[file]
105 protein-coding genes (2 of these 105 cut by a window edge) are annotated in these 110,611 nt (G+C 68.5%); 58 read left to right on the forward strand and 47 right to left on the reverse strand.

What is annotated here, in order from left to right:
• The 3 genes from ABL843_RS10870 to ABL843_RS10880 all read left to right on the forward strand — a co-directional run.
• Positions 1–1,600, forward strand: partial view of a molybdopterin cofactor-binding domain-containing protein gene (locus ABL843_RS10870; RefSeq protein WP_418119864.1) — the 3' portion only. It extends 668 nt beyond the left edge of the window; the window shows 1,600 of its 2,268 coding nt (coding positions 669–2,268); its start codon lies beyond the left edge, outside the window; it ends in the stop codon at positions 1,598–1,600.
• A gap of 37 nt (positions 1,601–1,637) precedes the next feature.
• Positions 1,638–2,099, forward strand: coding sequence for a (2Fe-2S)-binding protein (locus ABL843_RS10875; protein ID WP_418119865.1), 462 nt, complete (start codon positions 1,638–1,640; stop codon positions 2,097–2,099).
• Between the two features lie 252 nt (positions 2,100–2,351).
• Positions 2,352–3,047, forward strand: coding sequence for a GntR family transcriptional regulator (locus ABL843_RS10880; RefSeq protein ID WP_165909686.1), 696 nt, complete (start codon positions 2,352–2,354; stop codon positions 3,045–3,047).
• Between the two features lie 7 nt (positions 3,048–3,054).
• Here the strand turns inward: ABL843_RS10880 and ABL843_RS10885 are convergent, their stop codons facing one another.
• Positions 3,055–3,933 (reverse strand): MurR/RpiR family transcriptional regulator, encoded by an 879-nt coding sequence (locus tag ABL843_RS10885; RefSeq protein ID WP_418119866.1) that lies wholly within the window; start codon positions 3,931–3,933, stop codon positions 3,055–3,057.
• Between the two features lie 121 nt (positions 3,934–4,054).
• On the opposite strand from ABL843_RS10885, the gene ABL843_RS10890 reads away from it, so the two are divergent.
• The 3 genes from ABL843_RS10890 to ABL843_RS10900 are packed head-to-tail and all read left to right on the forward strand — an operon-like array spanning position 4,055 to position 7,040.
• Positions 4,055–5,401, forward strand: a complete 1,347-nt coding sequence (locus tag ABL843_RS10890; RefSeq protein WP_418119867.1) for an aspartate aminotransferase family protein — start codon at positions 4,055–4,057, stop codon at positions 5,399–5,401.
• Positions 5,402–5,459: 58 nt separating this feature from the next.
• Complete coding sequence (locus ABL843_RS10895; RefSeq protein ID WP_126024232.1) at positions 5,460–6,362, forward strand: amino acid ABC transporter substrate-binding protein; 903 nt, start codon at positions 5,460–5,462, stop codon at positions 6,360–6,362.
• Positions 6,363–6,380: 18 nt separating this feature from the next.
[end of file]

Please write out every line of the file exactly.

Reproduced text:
105 protein-coding genes (2 of these 105 cut by a window edge) are annotated in these 110,611 nt (G+C 68.5%); 58 read left to right on the forward strand and 47 right to left on the reverse strand.

What is annotated here, in order from left to right:
• The 3 genes from ABL843_RS10870 to ABL843_RS10880 all read left to right on the forward strand — a co-directional run.
• Positions 1–1,600, forward strand: partial view of a molybdopterin cofactor-binding domain-containing protein gene (locus ABL843_RS10870; RefSeq protein WP_418119864.1) — the 3' portion only. It extends 668 nt beyond the left edge of the window; the window shows 1,600 of its 2,268 coding nt (coding positions 669–2,268); its start codon lies beyond the left edge, outside the window; it ends in the stop codon at positions 1,598–1,600.
• A gap of 37 nt (positions 1,601–1,637) precedes the next feature.
• Positions 1,638–2,099, forward strand: coding sequence for a (2Fe-2S)-binding protein (locus ABL843_RS10875; protein ID WP_418119865.1), 462 nt, complete (start codon positions 1,638–1,640; stop codon positions 2,097–2,099).
• Between the two features lie 252 nt (positions 2,100–2,351).
• Positions 2,352–3,047, forward strand: coding sequence for a GntR family transcriptional regulator (locus ABL843_RS10880; RefSeq protein ID WP_165909686.1), 696 nt, complete (start codon positions 2,352–2,354; stop codon positions 3,045–3,047).
• Between the two features lie 7 nt (positions 3,048–3,054).
• Here the strand turns inward: ABL843_RS10880 and ABL843_RS10885 are convergent, their stop codons facing one another.
• Positions 3,055–3,933 (reverse strand): MurR/RpiR family transcriptional regulator, encoded by an 879-nt coding sequence (locus tag ABL843_RS10885; RefSeq protein ID WP_418119866.1) that lies wholly within the window; start codon positions 3,931–3,933, stop codon positions 3,055–3,057.
• Between the two features lie 121 nt (positions 3,934–4,054).
• On the opposite strand from ABL843_RS10885, the gene ABL843_RS10890 reads away from it, so the two are divergent.
• The 3 genes from ABL843_RS10890 to ABL843_RS10900 are packed head-to-tail and all read left to right on the forward strand — an operon-like array spanning position 4,055 to position 7,040.
• Positions 4,055–5,401, forward strand: a complete 1,347-nt coding sequence (locus tag ABL843_RS10890; RefSeq protein WP_418119867.1) for an aspartate aminotransferase family protein — start codon at positions 4,055–4,057, stop codon at positions 5,399–5,401.
• Positions 5,402–5,459: 58 nt separating this feature from the next.
• Complete coding sequence (locus ABL843_RS10895; RefSeq protein ID WP_126024232.1) at positions 5,460–6,362, forward strand: amino acid ABC transporter substrate-binding protein; 903 nt, start codon at positions 5,460–5,462, stop codon at positions 6,360–6,362.
• Positions 6,363–6,380: 18 nt separating this feature from the next.